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I have an asp.net web application that makes calls to several WCF services. The web app is located at www.mydomain.com and the services are at services.mydomain.com. They are hosted from the same server.

I've just added secure endpoints (bassicHttpBindings) to the services that use Transport security (https) and Windows authenication:

<binding name="WindowsSecuredBinding">
  <security mode="Transport">
    <transport clientCredentialType="Windows" />

and configured the client web app to use these new secure endpoints. I was expecting the next step to be writing some code in the web app to set the client credentials in order to pass the Windows authentication. To my surprise, the service calls are succeeding without setting the client credentials. I'm assuming it must be sending the account that the web app is running under but don't know how to verify that. In other scenarios I thought I've seen the client credentials having no implicit default.

So I have two questions:

  1. How is authentication succeeding? Does it send the user the app runs under, the browser user's credentials, no credentials?
  2. How can I debug/log/trace the authentication process? I'd like to at least see the username that's being authenticated so I can validate the security.
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Window-authentication uses Kerberos IIRC. I believe it uses the Current Identity, but I am not sure how if it is configurable or how all the little details work. –  user166390 Oct 3 '12 at 16:24

1 Answer 1

up vote 2 down vote accepted
  1. With your current configuration as you have it on the server and client side the client is sending the creditials that it is running under. Because the credential type is set to Windows that causes the security negotiation to check in Kerberos if you are in a domain or in NTLM if it's a workgroup environment. (More information can be found here.)
  2. To debug the authentication process WCF has an auditing feature that can be enabled. Instructions for adding auditing are here.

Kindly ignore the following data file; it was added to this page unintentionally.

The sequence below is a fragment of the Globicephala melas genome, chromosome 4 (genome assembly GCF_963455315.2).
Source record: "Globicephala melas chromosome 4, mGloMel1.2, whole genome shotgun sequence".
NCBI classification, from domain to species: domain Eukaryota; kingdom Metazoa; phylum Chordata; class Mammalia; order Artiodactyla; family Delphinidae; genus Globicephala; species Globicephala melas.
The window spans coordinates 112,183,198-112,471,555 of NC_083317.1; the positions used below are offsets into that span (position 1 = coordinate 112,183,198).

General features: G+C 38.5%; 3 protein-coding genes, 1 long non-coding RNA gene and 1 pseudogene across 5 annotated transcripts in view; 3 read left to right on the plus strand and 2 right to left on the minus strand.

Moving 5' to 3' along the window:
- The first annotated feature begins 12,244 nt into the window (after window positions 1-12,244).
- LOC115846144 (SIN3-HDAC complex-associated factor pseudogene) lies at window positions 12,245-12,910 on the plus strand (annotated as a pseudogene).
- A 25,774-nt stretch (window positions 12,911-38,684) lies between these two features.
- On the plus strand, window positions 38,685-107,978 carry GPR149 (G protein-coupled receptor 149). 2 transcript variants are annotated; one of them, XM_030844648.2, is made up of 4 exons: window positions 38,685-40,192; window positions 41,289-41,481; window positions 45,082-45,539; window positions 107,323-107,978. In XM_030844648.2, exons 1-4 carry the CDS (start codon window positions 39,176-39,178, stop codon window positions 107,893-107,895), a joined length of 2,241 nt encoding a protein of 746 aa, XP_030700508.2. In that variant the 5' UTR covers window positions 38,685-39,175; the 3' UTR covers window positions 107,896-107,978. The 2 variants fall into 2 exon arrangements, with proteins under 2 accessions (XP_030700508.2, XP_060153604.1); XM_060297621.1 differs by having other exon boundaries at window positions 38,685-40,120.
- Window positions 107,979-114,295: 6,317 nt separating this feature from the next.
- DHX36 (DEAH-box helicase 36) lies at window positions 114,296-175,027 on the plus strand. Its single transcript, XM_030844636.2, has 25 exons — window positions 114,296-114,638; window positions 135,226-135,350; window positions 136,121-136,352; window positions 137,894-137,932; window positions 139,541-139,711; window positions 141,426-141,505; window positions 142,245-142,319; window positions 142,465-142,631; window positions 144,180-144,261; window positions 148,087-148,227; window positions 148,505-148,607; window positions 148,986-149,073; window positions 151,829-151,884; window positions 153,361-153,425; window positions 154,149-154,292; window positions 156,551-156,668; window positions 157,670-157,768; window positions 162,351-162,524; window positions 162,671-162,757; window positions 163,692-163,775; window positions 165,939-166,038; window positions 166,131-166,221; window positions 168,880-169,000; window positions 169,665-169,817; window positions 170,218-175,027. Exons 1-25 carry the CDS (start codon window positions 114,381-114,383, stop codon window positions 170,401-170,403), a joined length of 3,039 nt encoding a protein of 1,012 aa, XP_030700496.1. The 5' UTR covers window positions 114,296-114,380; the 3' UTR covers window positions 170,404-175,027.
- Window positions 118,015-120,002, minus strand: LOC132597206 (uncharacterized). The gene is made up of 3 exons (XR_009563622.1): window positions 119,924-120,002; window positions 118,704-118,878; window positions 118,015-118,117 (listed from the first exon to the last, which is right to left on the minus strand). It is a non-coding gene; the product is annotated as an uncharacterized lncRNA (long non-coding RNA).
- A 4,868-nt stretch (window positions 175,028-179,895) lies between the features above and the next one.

Here's the important parts from the auditing MSDN page:

 <behavior name="myAuditBehavior">
  <serviceSecurityAudit auditLogLocation="Application"
    messageAuthenticationAuditLevel="SuccessOrFailure" />

and adding the behavior to the service:

<service type="[Your service type here]" behaviorConfiguration="myAuditBehavior">

Once auditing is enabled you can see all the authorization activity (success and failure if you configure it that way). This should allow you to validate that your security is setup they way you would like it.

If you happen to need functionality of passing the credentials of the user that is using the ASP.NET web app (this is called Impersonation) the msdn documentation on that is found on this page "Delagation and Impersonation with WCF".

share|improve this answer
Excellent answer. Thanks for touching on impersonation too. So am I correct in thinking myClientBase.ClientCredentials is already, by default, set to System.Net.CredentialCache.DefaultNetworkCredentials or is DefaultNetworkCredentials something else? Perhaps I will discover that on my own using auditing. –  xr280xr Oct 3 '12 at 17:30
My guess is that it is set to the credentials of the app pool identity that your web app is running as (assuming that you are hosting in IIS). It's possible if the web site was already configured for impersonation that the WCF call is inheriting it (but I doubt it). Auditing will be the only way to know for sure, but I'm guessing it's the app pool identity. –  Phil Patterson Oct 3 '12 at 17:35
The web app site is configured to allow anonymous access using the local IUSR_* account. It's using that account for authorization which is different from the app pool account. –  xr280xr Oct 3 '12 at 22:30
I may need to create a test app to run through all the scenarios. MSDN indicates that you must turn on impersonation/delegation for the client credentials to be used instead of the domain account the service is configured to run as (though your test indicated otherwise). I wonder if there is a nice way to create a test domain I could use on my home network to work though the scenarios. I don't personally run a domain for my 3 PCs at home so it makes testing windows domain security problematic. –  Phil Patterson Oct 4 '12 at 20:57

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